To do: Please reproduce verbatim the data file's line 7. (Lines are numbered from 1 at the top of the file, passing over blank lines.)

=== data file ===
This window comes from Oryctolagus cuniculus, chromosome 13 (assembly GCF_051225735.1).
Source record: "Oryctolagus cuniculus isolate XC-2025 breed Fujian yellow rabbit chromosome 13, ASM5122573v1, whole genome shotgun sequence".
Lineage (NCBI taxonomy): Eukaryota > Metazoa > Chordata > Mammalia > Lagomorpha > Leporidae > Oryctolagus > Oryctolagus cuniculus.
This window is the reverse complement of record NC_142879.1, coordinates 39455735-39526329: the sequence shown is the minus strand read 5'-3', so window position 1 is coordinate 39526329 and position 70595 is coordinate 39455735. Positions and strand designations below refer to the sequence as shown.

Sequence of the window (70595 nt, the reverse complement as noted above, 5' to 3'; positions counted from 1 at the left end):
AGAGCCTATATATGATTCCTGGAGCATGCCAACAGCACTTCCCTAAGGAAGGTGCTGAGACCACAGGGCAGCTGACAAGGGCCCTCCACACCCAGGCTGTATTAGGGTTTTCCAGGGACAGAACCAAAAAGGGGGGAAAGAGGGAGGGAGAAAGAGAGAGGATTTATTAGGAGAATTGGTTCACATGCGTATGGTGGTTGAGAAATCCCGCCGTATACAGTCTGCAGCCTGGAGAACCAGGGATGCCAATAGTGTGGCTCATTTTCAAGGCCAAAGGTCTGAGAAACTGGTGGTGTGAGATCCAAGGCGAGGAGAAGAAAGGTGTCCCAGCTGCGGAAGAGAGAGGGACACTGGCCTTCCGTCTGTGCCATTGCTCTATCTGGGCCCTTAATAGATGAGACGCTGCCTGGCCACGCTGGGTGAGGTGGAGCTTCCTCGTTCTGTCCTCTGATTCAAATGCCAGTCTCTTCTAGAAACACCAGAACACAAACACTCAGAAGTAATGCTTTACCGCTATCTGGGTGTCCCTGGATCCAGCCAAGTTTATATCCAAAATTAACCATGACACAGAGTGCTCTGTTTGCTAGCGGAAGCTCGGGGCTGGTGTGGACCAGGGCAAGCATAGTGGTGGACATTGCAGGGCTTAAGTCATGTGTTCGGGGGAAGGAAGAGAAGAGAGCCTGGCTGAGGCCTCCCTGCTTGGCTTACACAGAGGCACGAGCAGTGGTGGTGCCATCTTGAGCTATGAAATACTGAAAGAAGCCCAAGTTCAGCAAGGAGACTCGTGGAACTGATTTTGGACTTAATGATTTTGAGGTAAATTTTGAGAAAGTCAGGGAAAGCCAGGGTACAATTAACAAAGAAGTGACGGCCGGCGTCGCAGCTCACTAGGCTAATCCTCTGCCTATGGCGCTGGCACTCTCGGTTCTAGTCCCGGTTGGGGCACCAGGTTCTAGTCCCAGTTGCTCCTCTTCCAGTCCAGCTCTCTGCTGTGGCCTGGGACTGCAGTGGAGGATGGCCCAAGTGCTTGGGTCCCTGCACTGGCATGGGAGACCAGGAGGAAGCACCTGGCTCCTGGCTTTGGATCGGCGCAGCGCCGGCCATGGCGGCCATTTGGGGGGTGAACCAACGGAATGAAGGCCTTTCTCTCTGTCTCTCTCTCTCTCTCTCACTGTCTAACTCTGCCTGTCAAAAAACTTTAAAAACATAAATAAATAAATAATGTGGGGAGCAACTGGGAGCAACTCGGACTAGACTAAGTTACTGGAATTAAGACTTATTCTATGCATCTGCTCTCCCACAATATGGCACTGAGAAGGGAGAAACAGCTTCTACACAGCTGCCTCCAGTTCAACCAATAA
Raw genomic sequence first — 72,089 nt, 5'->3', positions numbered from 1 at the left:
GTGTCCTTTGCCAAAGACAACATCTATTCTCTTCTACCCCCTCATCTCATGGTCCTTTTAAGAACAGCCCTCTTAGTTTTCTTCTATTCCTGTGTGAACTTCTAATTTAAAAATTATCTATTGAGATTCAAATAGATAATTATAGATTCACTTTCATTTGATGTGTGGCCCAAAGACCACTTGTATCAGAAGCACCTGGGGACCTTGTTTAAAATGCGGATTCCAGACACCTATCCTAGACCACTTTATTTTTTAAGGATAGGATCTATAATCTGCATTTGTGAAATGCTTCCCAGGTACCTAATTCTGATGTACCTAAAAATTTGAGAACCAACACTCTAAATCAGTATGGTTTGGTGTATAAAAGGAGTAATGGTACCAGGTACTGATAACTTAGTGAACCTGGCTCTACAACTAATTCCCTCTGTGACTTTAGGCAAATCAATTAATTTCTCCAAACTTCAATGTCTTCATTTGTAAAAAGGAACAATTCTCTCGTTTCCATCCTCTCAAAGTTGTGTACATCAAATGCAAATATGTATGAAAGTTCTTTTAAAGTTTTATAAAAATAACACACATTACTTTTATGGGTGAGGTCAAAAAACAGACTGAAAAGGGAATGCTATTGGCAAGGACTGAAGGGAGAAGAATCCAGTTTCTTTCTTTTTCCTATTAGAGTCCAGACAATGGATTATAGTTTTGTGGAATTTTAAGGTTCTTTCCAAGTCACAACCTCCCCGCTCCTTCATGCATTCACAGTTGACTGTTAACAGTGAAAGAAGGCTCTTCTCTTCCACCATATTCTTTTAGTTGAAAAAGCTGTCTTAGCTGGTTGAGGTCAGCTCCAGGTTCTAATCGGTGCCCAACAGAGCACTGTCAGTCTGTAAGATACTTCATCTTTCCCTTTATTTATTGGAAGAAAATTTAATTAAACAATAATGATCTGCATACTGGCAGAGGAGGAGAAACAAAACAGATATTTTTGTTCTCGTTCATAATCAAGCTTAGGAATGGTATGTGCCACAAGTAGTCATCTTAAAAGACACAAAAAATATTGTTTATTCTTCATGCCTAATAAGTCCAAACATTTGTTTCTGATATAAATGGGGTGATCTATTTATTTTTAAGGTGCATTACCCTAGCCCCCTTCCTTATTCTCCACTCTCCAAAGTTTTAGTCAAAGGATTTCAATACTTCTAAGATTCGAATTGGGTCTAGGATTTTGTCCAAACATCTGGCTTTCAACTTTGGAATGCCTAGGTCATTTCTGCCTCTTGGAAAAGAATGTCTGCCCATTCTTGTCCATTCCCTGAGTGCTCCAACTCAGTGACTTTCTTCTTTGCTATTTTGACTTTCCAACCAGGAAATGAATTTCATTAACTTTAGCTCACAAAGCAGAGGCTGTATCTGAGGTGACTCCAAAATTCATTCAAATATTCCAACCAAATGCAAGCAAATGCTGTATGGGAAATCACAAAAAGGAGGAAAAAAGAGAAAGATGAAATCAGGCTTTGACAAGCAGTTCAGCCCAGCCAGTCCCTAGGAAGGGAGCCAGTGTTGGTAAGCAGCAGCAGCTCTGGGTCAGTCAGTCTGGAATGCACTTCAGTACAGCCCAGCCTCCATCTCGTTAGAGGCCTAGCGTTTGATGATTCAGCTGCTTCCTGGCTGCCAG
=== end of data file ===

Raw genomic sequence first — 72,089 nt, 5'->3', positions numbered from 1 at the left: